School Choice Gives Students Hope
Chester-Upland School District in the Philadelphia area is in deep financial trouble, and it made news recently for suing the state for emergency funding to keep going. In a piece entitled, "This District Had It Coming," University of Arkansas Education Professor Robert Maranto remembers his research visits to Chester-Upland in the early 2000s, and the lessons he took away from a district that had already been failing for decades:
Years back, a Pennsylvania Department of Education official overseeing Chester Upland told me it's "kind of a lost school district. . . . One of the things I found most frustrating was that some of the administrators—not the teachers—like being the worst in the state because they can ... use it as an excuse, and as administrators, they're concerned about their jobs." The district exemplifies what Charles Payne noted in So Much Reform, So Little Change: Once educators believe their children cannot be taught, there is little outsiders can do to convince them otherwise. Failure becomes a self-fulfilling prophecy.
Chester Upland is in trouble because some charter operators believed most of the district's kids can learn, while most district leaders did not. Charters offered a safe environment—and in some cases—a safe learning environment while traditional public schools did not.
It's this kind of fatalism—these kids in violent, failing schools can't learn—that often underpins arguments against school choice. And it could not be more wrong. Take the cases of Olney East and Olney West High Schools in North Philadelphia, where the school district gave control to Hispanic educational organization Aspira Inc. last year. The Olney schools were consistently among the most violent in the city, with dismal academic scores that placed them in Pennsylvania's bottom 5 percent of failing schools.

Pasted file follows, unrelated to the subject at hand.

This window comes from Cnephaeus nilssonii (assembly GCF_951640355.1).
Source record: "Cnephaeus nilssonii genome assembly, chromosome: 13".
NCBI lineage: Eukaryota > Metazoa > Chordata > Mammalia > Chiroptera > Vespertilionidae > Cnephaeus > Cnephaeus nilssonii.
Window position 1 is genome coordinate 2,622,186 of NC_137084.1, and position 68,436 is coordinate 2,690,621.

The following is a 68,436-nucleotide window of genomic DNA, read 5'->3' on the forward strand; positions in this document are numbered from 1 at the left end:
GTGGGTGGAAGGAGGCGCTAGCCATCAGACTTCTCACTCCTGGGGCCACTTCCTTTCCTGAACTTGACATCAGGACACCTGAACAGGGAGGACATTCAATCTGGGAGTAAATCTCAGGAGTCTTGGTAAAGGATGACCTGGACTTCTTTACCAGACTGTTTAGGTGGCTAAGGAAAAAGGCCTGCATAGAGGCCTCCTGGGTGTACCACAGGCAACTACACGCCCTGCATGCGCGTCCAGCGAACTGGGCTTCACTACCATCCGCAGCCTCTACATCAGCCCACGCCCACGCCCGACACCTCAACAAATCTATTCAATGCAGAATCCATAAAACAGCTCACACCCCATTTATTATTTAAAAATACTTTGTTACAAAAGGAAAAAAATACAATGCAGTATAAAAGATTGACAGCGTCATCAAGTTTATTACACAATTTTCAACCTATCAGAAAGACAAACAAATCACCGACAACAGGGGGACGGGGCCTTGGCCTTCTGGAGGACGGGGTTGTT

Olney's 1,700 high schoolers were truant, defiant and sometimes violent. When they should have been in class, they played handball in the gym or spades in the cafeteria. Chaos reigned. But within months of Aspira taking over, and combining the two high schools into one charter school, suspensions and expulsions dropped dramatically.
The difference? Aspira instilled order and made expectations clear to students. They hired 29 safety officers, installed 350 cameras, required school uniforms, replaced the old teachers, and even improved the food service. But the "game-changer" was the way Aspira separated students with disciplinary problems from the rest of the student body into a "Success Academy." Apart from knowing there are immediate consequences for bad behavior, Success students such as 12th-grader Justin Powell have found something else: Hope.
Powell is thriving in the Success program he was named Success' first student of the month and plans to get post-graduate training in maintenance and landscaping. "The first day, everybody knew my name. Wow! Mr. Esposito pulled me to the side, and he said to me, 'Mr. Powell, you think you can follow the rules?' And I'm thinking, who's this guy who knows my name?" Powell recalled.
The lack of hope is the crucial difference between schools of choice and persistently failing school districts such as Chester-Upland. Given the right opportunities and dedicated adults, even troubled kids can succeed. Yet another reminder that school choice saves.
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